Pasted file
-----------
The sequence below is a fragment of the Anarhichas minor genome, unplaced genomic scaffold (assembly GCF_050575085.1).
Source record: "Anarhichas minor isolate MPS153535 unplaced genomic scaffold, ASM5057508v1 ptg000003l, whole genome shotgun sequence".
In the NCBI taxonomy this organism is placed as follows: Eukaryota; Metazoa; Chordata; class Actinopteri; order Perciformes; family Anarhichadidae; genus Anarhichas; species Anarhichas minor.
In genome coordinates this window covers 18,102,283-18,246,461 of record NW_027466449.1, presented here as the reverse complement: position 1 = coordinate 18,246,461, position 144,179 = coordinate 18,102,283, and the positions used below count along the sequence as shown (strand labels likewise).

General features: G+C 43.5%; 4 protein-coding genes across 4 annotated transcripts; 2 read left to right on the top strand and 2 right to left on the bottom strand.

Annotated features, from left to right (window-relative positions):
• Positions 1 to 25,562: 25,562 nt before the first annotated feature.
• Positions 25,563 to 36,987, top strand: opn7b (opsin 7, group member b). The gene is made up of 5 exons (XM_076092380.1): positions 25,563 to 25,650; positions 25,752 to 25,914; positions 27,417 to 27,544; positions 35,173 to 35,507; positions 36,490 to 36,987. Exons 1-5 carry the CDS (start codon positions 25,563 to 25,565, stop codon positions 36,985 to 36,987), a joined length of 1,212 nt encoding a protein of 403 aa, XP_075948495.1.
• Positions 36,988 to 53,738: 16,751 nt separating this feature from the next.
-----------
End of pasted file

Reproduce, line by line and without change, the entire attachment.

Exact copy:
The sequence below is a fragment of the Anarhichas minor genome, unplaced genomic scaffold (assembly GCF_050575085.1).
Source record: "Anarhichas minor isolate MPS153535 unplaced genomic scaffold, ASM5057508v1 ptg000003l, whole genome shotgun sequence".
In the NCBI taxonomy this organism is placed as follows: Eukaryota; Metazoa; Chordata; class Actinopteri; order Perciformes; family Anarhichadidae; genus Anarhichas; species Anarhichas minor.
In genome coordinates this window covers 18,102,283-18,246,461 of record NW_027466449.1, presented here as the reverse complement: position 1 = coordinate 18,246,461, position 144,179 = coordinate 18,102,283, and the positions used below count along the sequence as shown (strand labels likewise).

General features: G+C 43.5%; 4 protein-coding genes across 4 annotated transcripts; 2 read left to right on the top strand and 2 right to left on the bottom strand.

Annotated features, from left to right (window-relative positions):
• Positions 1 to 25,562: 25,562 nt before the first annotated feature.
• Positions 25,563 to 36,987, top strand: opn7b (opsin 7, group member b). The gene is made up of 5 exons (XM_076092380.1): positions 25,563 to 25,650; positions 25,752 to 25,914; positions 27,417 to 27,544; positions 35,173 to 35,507; positions 36,490 to 36,987. Exons 1-5 carry the CDS (start codon positions 25,563 to 25,565, stop codon positions 36,985 to 36,987), a joined length of 1,212 nt encoding a protein of 403 aa, XP_075948495.1.
• Positions 36,988 to 53,738: 16,751 nt separating this feature from the next.